wordless wednesday

March 30, 2011 at 1:00 pm 8 comments

Entry filed under: allotment tales, wordless wednesday.

£75 well spent oh, chit

8 Comments Add your own

  • 1. greg becker  |  March 30, 2011 at 2:12 pm

    I see you have proper ladybirds, not the negative ones (black with red dots) although both are nice

    Reply
    • 2. Nip it in the bud  |  March 30, 2011 at 2:19 pm

      this one was snapped on a bright sunny day in October when I was moving my redcurrant bushes. We get lots of ladybirds at the allotment. Don’t think I’ve ever seen a black one with red spots there though. Shall keep a closer look out from now on…

      Reply
  • 3. Hazel at the Hill  |  March 30, 2011 at 2:31 pm

    Round here they have survived the winter *very* well, Nic – saw hundreds of them mating like mad at the Hill over the last couple of weekend – honestly, I didn’t know where to look!

    Reply
    • 4. greg becker  |  March 30, 2011 at 2:51 pm

      I think they must have been Ladybirds & gentlemanbirds

      Reply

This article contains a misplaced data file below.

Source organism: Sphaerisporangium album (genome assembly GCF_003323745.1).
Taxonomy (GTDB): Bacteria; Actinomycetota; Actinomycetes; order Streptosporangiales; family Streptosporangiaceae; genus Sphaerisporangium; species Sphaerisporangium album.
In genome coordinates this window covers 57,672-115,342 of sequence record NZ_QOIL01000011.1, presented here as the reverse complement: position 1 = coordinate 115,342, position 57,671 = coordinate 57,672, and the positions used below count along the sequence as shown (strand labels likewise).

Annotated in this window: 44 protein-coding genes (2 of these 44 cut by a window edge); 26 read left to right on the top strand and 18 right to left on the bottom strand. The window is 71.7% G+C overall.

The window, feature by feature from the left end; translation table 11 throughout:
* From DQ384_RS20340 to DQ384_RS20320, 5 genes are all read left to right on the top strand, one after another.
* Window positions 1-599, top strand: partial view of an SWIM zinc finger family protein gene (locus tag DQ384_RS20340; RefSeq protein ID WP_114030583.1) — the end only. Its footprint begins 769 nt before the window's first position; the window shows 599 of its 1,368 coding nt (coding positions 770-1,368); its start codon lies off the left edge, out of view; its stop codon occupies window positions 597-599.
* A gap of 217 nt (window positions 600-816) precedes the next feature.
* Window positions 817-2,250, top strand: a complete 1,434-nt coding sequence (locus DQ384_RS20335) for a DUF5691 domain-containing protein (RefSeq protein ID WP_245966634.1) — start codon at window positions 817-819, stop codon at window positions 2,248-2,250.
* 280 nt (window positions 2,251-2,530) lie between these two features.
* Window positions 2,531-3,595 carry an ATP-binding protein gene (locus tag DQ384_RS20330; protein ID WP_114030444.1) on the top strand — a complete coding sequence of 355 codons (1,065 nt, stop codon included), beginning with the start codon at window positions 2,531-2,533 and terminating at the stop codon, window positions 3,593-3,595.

• 5. greg becker  |  March 30, 2011 at 3:18 pm

    Your Ladybird picture has inspired a quick plot52 post, hope you like it.

    Reply
  • 6. Janet/Plantaliscious  |  March 30, 2011 at 4:05 pm

    What a lovely photo. I adore ladybirds, they always remind me of childhood and make me smile. Nice to see them becoming active again, I’ve seen lots already this year but mostly asleep in odd places!

    Reply
  • 7. Nip it in the bud  |  March 30, 2011 at 4:18 pm

    Hazel – ladybirds are definite allies at the allotment come bug season so your blushes are worth it 😮

    Greg – I do. I love the gentleman-bird’s doffing of his cap and that’s a fine pair of heels the lady-bird is wearing!

    Janet – lavender seems a favourite spot on my plot at the mo

    Reply
  • 8. Joanna @ Zeb Bakes  |  March 31, 2011 at 11:30 am

    We found a couple in the dogwood when we cut it back last month. We had loads last year, spent many happy hours transporting them to the cardoons which were swamped in black aphids. All different sorts, some Harlequins in there I suspect… and went on steep learning curve find out what baby ladybirds look like… quite different!

    Reply

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